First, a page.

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Investing in a gender neutral world


We cannot stand still when 49.6% of the global population does not have access to the resources needed to survive and thrive in the 21st century. If we continue at the current pace, we will not see an equal world for all genders until 2154, according to the World Economic Forum.

We must move away from the conventional modes of solving the world’s greatest challenges and explore unconventional ways of creating an equitable tomorrow. Fortunately, we can realize the vision of a gender equal world through purpose-driven finance.

Investing in gender equity

Gender lens investing (GLI) is a catalytic tool that can trigger a shift in gender market dynamics. With gender now a key strategy indicator, stakeholders are prioritising improved social outcomes for women in their new investment opportunities.

To achieve Sustainable Development Goal 5, which prioritizes gender equality and the empowerment of all women and girls, we need to expand GLI and other innovative financing tools. We must focus on two issues: investing capital to further gender equity and providing platforms to more women leaders.

In the largest gender equality gathering of global leaders since the 1995 Conference on Women in Beijing, UN Women convened the Generation Equality Forum in Paris in June 2021. The Forum announced USD 40 billion in commitments to gender-focused initiatives from governments, development finance institutions, philanthropic organizations, and the private sector. The G7 has committed to raising another USD 15 billion for GLI. These types of investments offer an opportunity to transform the state of play for gender equity.

Fostering an equitable tomorrow in Asia

Right now, Asia has USD 1.4 billion in gender lens investments, making it the second largest region for GLI. However, only one out of every five impact enterprises that have raised capital in the last three years have been started or co-founded by women. While Indonesia, the Philippines, and Vietnam account for 80% of GLI deals in Southeast Asia, other emerging Asian economies like India have a larger role to play. With the right investments, we can uplift women in India and across the Global South, improving their health and increasing their access to economic opportunity.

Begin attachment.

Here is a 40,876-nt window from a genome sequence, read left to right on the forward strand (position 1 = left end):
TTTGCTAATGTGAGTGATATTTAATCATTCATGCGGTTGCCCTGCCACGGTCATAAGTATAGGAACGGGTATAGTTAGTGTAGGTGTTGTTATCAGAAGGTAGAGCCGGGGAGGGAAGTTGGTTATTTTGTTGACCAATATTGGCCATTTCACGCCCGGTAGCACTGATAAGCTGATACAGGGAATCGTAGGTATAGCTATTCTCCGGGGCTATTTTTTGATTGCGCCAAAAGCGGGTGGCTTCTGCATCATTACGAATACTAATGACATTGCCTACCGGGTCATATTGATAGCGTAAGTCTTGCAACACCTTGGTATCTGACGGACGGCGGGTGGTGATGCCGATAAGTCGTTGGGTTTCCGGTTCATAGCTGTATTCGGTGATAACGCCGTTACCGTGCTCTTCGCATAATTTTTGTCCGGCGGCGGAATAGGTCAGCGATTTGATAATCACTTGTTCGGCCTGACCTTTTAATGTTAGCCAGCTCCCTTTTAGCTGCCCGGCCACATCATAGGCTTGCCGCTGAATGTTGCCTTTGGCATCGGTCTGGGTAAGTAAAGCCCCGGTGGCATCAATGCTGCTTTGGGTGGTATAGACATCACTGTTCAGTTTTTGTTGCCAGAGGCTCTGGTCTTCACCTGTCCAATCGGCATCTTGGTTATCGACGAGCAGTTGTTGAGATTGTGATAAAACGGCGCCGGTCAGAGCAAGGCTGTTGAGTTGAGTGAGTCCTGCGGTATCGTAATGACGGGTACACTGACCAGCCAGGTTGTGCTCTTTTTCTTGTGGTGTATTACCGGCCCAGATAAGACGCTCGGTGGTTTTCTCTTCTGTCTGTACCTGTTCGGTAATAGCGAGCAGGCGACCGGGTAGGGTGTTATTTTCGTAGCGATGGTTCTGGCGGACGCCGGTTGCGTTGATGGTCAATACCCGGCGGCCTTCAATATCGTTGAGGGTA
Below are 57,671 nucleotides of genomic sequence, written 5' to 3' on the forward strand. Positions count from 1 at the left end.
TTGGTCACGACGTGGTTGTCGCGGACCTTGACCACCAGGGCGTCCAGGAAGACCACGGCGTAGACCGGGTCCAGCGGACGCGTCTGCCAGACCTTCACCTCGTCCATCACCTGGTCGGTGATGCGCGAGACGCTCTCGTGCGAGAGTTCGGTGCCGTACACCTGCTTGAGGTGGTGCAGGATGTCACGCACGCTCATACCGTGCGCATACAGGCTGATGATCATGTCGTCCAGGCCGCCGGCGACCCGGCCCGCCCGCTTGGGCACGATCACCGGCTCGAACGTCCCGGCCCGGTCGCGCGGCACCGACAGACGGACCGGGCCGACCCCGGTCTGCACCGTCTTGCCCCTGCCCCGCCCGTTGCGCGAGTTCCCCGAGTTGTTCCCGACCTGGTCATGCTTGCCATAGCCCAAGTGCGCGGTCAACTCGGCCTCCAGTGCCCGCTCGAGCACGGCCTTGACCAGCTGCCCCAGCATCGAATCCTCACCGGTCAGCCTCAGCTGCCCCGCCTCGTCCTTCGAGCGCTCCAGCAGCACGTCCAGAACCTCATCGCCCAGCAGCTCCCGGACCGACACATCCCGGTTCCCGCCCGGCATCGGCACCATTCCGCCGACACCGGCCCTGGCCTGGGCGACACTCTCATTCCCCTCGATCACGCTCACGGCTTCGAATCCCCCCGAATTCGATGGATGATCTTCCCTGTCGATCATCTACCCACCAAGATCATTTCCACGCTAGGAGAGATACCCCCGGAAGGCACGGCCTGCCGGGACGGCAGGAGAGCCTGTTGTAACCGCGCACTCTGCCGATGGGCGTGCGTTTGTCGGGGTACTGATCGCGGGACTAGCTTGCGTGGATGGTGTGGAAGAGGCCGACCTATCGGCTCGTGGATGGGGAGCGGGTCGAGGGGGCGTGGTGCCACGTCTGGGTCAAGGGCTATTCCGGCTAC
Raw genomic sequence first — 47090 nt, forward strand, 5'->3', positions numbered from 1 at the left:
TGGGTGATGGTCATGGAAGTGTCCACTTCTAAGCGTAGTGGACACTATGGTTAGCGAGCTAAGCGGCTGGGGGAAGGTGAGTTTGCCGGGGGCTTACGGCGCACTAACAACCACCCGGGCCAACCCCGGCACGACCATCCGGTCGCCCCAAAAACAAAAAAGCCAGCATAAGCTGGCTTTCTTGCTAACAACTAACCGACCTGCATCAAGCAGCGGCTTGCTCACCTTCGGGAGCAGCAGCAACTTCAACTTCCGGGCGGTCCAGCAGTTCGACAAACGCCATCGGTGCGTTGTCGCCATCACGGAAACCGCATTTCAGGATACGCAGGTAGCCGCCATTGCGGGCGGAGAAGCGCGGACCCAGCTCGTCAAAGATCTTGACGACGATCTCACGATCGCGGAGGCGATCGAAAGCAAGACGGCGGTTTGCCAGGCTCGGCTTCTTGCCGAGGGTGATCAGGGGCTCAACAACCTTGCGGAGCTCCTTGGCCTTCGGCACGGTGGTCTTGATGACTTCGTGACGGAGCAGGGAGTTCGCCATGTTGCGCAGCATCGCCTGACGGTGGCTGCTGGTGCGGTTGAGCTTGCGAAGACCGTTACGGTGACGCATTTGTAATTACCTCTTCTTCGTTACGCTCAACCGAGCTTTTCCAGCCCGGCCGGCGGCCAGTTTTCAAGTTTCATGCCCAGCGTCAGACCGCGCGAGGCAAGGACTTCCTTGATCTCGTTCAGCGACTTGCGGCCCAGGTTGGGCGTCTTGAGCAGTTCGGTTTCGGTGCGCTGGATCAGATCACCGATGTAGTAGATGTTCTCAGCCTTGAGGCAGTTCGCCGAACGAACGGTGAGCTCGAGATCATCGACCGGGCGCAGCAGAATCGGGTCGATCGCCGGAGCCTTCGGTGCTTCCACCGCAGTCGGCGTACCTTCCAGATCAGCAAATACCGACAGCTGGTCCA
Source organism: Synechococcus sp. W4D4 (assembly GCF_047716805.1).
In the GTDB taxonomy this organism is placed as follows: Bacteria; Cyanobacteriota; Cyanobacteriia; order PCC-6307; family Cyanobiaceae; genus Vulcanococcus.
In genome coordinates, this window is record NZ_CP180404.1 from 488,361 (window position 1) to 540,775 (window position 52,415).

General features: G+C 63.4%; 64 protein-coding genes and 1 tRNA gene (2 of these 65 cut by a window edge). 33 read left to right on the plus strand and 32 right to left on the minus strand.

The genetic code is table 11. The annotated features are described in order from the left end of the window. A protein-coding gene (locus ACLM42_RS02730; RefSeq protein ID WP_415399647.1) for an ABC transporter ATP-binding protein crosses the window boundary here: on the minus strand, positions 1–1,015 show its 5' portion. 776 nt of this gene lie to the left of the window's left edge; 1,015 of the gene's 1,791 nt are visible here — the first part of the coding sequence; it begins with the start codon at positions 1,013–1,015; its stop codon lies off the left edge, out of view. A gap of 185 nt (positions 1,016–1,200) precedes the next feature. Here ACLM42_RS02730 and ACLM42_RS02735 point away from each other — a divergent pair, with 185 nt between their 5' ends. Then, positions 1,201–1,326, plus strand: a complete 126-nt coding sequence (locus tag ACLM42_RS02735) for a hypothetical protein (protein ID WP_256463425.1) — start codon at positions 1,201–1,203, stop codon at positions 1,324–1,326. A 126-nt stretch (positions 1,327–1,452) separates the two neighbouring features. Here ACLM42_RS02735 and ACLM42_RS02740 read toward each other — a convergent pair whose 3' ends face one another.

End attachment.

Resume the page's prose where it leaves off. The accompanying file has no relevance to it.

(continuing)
When India began its vaccination programs, the number of women getting vaccinated remained low because of vaccine shortages and prevailing vaccine hesitancy. Through our investment in Swasti Health Catalyst, a global, not-for-profit public health organisation, female and transgender health workers were trained and deployed to the field. The health workers convinced over 4.8 lakh women and a significant population of transgender people to get vaccinated. This is the power of investing in female leaders – they aid and encourage other women, thus creating an ecosystem of informed, empowered women.

The Foundation also supported 1.7 million low-income self-employed women during the pandemic. By repurposing our grants to Self Employed Women’s Association (SEWA), we reached more than 50,000 households with key messages on COVID-19 vaccination, leading over 25,000 members and their families to get vaccinated.

Empowering women leaders

Recently, the Indian government called for a transition from women’s development to ‘women-led development,’ reimagining women as architects of the country’s progress and development. To bring this idea to life in India and elsewhere, The Rockefeller Foundation and over 40 additional funders launched the Gender Fund, led by Co-Impact, which has disbursed USD 330 million to organisations in more than a dozen emerging economies to help women and girls exercise their power, agency, and leadership.

We need more women leaders, thinkers, and decision-makers in Asia. Initiatives like the Asian Impact Leaders Network (AILN) a platform co-convened by the Foundation and AVPN, brings together Asian leaders from multiple sectors to use their influence, knowledge, and capital to drive Asian nations towards achieving their SDG goals. With 12 women committee members representing 75% of the AILN’s board, the initiative is setting an example for the world to follow.

To ensure equity, it is critical that we help women decision makers lead the conversation and invest in other women. A recent report published by Ernst and Young shared that women now hold 18% of seats in the board and decision-making offices, but to achieve gender parity, there is still a lot of work to be done. To do so, we must also invest in in-depth research that analyzes investors, financial instruments, investees, and their benefits to women and society. Women World’s Banking is putting this idea to practice. They have women leaders on their board analysing the needs of financially dependent women to support their journey to financial inclusion and independence.

Investing in women means investing in healthier, wealthier families and, in turn, building stronger nations and a better, fairer world.

Deepali Khanna is Vice- President, Asia Region Office, The Rockefeller Foundation.

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